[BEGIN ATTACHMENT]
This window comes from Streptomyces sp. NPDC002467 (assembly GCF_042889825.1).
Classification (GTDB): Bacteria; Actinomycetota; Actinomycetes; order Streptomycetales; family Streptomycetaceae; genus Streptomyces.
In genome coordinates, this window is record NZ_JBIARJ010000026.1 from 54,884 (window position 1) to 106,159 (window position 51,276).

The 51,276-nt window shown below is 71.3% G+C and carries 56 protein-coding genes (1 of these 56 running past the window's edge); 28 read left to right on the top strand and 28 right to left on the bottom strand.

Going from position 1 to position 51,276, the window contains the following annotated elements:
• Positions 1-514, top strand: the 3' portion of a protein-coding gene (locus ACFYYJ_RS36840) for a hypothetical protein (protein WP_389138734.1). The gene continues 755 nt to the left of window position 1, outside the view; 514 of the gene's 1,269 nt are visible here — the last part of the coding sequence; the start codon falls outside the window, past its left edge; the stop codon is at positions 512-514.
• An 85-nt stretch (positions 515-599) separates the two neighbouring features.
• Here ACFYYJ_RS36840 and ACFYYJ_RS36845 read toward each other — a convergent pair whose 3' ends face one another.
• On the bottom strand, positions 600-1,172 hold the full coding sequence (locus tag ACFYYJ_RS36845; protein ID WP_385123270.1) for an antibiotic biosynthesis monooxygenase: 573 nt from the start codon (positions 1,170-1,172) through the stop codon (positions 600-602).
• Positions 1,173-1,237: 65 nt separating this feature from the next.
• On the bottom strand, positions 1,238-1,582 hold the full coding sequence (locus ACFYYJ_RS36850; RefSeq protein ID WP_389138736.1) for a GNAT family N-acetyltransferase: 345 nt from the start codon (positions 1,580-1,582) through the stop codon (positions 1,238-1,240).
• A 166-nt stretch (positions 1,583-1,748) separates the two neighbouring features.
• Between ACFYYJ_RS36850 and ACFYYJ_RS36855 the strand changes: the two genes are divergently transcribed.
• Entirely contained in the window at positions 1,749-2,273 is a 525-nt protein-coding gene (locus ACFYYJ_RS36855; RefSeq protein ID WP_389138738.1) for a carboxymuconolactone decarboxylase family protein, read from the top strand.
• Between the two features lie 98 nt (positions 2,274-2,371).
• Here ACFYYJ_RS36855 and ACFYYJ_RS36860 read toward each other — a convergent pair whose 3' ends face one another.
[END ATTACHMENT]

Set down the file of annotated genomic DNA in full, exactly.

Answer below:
This window comes from Streptomyces sp. NPDC002467 (assembly GCF_042889825.1).
Classification (GTDB): Bacteria; Actinomycetota; Actinomycetes; order Streptomycetales; family Streptomycetaceae; genus Streptomyces.
In genome coordinates, this window is record NZ_JBIARJ010000026.1 from 54,884 (window position 1) to 106,159 (window position 51,276).

The 51,276-nt window shown below is 71.3% G+C and carries 56 protein-coding genes (1 of these 56 running past the window's edge); 28 read left to right on the top strand and 28 right to left on the bottom strand.

Going from position 1 to position 51,276, the window contains the following annotated elements:
• Positions 1-514, top strand: the 3' portion of a protein-coding gene (locus ACFYYJ_RS36840) for a hypothetical protein (protein WP_389138734.1). The gene continues 755 nt to the left of window position 1, outside the view; 514 of the gene's 1,269 nt are visible here — the last part of the coding sequence; the start codon falls outside the window, past its left edge; the stop codon is at positions 512-514.
• An 85-nt stretch (positions 515-599) separates the two neighbouring features.
• Here ACFYYJ_RS36840 and ACFYYJ_RS36845 read toward each other — a convergent pair whose 3' ends face one another.
• On the bottom strand, positions 600-1,172 hold the full coding sequence (locus tag ACFYYJ_RS36845; protein ID WP_385123270.1) for an antibiotic biosynthesis monooxygenase: 573 nt from the start codon (positions 1,170-1,172) through the stop codon (positions 600-602).
• Positions 1,173-1,237: 65 nt separating this feature from the next.
• On the bottom strand, positions 1,238-1,582 hold the full coding sequence (locus ACFYYJ_RS36850; RefSeq protein ID WP_389138736.1) for a GNAT family N-acetyltransferase: 345 nt from the start codon (positions 1,580-1,582) through the stop codon (positions 1,238-1,240).
• A 166-nt stretch (positions 1,583-1,748) separates the two neighbouring features.
• Between ACFYYJ_RS36850 and ACFYYJ_RS36855 the strand changes: the two genes are divergently transcribed.
• Entirely contained in the window at positions 1,749-2,273 is a 525-nt protein-coding gene (locus ACFYYJ_RS36855; RefSeq protein ID WP_389138738.1) for a carboxymuconolactone decarboxylase family protein, read from the top strand.
• Between the two features lie 98 nt (positions 2,274-2,371).
• Here ACFYYJ_RS36855 and ACFYYJ_RS36860 read toward each other — a convergent pair whose 3' ends face one another.